Prince Edward Island, PEI for short, is the smallest province in Canada and can only be reached via a 12km long bridge, or by ferry. We stroll through downtown Charlotteville and try pretty much anything that can swim. Then we circle the east side of the island and find beautiful spots in the dunes. In Cavendish we meet the two Austrians Christian and Monika who just started their multi-year trip around the world with their 1017er. We spend a nice evening together before our paths separate again. Was very nice with you and maybe you will meet us in a few years in the East sometime.

Unfortunately, the midsummer weather is suddenly over, continuous rain sets in and the temperature drops by a good 15 degrees. But after two days the sky are visible again and it is clearing up. We leave PEI and drive towards Fundy National Park in New Brunswick and visit shortly before the Hopewell Rocks, a rock formation that looks like flowerpots. In this corner, the tidal range is a good 10m and can reach 12m or more, depending on the moon phase. During a walk on the seabed at low tide, a look at the clock is highly recommended. When the tide comes, it comes at a speed of over 20km / h and there is no use racing away. On the warning signs is recommended in this case to find a comfortable place on the cliff above the water and to wait there for 2-3 hours.

We continue to Nova Scotia and drive first to the northern tip. There is Cape Breton Island and the Cabot Trail. Almost every Canadian we met on the way told us we had to drive it. And indeed it is a very beautiful and steep road that follows the picturesque coastline. We make a nice hike on the Skyline Trail and enjoy the fantastic views. On the way we find again and again small fish pubs and fish soup (clam chowder) and mussels in white wine sauce are almost daily on the menu.

About Sidney we drive to Louisbourg. There, from 1961, the ancient fortress and trading city of Louisbourg was completely reconstructed in a very elaborate project from 1750 and is considered one of the most elaborate projects of this kind and attracts hundreds of thousands of tourists every year. Costumed soldiers, merchants, pub owners and rabble mingle with the visitors and convey a very authentic experience of the old days.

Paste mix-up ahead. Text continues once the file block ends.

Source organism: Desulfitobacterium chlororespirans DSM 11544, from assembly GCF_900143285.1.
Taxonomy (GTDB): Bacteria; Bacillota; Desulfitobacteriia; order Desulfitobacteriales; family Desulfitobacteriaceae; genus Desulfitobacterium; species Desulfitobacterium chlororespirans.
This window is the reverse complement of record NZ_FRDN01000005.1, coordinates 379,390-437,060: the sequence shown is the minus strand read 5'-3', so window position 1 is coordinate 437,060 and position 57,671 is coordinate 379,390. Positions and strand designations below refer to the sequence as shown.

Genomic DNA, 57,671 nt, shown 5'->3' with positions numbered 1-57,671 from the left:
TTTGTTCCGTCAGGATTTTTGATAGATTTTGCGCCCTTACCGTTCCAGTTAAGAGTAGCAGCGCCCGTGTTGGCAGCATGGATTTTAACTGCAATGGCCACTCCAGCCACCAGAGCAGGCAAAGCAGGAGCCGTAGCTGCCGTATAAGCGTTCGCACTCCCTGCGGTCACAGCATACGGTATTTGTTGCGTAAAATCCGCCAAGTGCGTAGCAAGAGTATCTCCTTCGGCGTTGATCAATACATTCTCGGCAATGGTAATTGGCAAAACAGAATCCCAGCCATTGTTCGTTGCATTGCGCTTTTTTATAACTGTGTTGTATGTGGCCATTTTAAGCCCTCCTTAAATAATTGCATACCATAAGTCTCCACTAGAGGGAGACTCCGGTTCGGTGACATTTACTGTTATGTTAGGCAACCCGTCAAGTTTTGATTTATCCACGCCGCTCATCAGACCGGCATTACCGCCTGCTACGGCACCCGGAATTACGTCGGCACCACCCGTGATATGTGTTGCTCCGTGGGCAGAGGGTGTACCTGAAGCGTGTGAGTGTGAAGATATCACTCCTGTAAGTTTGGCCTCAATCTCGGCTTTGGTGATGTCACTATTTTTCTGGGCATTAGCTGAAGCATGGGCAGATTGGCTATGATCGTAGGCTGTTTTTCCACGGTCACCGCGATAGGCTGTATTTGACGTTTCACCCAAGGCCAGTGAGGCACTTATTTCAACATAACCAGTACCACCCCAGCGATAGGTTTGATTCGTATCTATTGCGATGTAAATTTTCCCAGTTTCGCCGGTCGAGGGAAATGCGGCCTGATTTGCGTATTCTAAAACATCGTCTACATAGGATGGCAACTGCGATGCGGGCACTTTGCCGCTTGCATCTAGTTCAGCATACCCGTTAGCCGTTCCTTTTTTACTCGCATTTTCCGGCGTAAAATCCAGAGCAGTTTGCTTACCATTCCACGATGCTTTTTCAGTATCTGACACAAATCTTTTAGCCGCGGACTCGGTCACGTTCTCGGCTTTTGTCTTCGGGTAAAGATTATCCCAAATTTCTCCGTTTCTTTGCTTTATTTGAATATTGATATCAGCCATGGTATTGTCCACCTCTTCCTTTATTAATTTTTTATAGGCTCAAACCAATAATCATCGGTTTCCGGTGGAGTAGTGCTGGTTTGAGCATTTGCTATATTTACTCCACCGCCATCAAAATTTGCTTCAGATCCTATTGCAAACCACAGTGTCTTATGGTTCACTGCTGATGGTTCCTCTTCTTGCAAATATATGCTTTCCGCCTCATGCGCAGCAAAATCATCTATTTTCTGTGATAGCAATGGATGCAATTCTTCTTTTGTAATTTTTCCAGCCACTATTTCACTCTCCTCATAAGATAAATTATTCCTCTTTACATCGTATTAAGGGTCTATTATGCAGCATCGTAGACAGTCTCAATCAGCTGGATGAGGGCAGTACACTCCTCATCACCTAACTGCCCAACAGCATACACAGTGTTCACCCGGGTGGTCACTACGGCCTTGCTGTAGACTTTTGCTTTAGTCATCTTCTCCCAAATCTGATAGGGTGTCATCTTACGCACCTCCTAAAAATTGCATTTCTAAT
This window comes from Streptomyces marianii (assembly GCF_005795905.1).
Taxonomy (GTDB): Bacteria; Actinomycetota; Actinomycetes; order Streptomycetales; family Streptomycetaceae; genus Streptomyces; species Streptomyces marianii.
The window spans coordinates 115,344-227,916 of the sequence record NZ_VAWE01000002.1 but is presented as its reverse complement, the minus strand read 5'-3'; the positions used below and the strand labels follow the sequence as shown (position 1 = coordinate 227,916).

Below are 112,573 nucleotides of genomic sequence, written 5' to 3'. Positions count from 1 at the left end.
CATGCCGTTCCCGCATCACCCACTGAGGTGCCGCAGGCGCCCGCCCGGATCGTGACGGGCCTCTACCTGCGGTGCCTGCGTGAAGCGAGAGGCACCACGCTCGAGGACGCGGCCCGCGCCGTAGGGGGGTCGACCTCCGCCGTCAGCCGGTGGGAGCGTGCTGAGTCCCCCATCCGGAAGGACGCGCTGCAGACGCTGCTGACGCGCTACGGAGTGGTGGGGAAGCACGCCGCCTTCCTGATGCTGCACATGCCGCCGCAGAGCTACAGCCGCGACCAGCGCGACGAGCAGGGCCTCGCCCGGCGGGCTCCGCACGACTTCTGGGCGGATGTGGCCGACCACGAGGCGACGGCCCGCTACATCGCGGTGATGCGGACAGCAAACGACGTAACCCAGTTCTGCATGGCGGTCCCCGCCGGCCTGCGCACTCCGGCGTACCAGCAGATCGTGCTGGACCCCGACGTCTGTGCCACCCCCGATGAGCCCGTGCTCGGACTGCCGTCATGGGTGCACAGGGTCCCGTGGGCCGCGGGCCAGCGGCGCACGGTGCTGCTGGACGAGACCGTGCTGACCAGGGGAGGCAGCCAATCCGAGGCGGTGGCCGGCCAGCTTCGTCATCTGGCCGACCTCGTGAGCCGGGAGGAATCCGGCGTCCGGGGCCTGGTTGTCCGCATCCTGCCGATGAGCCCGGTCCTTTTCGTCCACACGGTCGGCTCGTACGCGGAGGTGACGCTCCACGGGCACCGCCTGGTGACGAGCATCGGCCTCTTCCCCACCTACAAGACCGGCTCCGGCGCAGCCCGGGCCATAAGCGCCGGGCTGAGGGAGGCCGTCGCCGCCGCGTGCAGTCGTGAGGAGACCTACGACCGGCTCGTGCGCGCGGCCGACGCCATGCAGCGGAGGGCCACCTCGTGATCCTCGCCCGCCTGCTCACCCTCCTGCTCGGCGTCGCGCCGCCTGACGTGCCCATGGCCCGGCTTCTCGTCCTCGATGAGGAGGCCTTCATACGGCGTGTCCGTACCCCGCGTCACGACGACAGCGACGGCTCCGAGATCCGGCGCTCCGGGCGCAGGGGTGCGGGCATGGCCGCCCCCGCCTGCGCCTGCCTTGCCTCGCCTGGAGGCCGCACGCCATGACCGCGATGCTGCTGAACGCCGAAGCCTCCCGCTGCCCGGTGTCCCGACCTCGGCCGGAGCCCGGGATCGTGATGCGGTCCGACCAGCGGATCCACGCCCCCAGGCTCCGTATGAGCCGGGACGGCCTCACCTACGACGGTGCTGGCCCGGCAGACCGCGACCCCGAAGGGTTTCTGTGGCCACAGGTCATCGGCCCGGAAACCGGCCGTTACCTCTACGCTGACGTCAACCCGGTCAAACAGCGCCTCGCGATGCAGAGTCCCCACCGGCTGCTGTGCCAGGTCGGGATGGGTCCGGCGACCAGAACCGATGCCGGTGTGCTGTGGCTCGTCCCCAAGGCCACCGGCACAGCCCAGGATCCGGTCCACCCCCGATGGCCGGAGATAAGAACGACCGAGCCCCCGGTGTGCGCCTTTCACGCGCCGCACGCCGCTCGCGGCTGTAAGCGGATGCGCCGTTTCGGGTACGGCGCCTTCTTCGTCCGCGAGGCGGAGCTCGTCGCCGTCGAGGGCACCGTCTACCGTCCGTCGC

Not far from Halifax lies Peggy's Cove, the tourist destination par excellence in Nova Scotia. In picturesque surroundings stands here the most photographed and best-known lighthouse in Canada. We arrive there at half past six in the evening and there are still a lot of people here, hundreds of whom are driven here by bus. Unfortunately for us this means setting an alarm clock and we actually manage to be in place at 7:30 am the next morning. However, we are not alone either, but the few people are manageable and we succeed in doing a few pictures without people.

Given the beautiful weather, we'll take a break at the Grace Island Provincial Park for a few days, relax in the hammock and freshen up the faded Mexican tan. With a heavy heart, we are already doing some cleaning and tidying up there with regard to the upcoming shipping of the truck back to Germany. On the coast it goes on to the small town of Mahone Bay where at the beginning of October it is all about the scarecrows. Imaginative self-made figures then decorate the whole place. An independent custom regardless of Thanksgiving or Halloween. Nearby is Lunenburg, a small town founded in 1753 by Germans, Swiss and French, in which German was used as the vernacular until the 19th century. Unfortunately there is nothing left today, we tried it. Due to the well-kept wooden houses from the 18th and 19th century and the general structural condition of the village Lunenburg was declared a UNESCO World Heritage Site.

Slowly autumn is coming and we can still take some Indian Summer Feeling with us. Unfortunately, the beautiful weather has finally given way and has gone into constant rain. We stop at Kejimkujik National Park, but the campsite in the dense forest is humid and cold in this weather. After all, we can use a short rain break for a walk. We continue to Digby on the opposite side of the Bay of Fundy. Again, there is a huge Tidenhub. The place hosts one of the largest scallop fishing fleets in the world. What is a barely affordable delicacy is on the menu here at every restaurant and in the fish shop we buy a pound for 15 C$.

We take a little stroll through Halifax and then take an Airbnb accommodation until we leave.

Five and a half wonderful years on the American continent come to an end. We drove from the southernmost point in Ushuaia to the northernmost point on the Arctic Ocean and are now proud of what we "experienced". After a little winter break in Germany we continue to the corners of the world we do not know yet. In spring 2019 we will report again.


We are now preparing MOMO for shipment back to Hamburg. We report again with a more detailed conclusion when we arrived in Germany. Until then, have fun reading and watching pictures.

And finally a few nice snapshots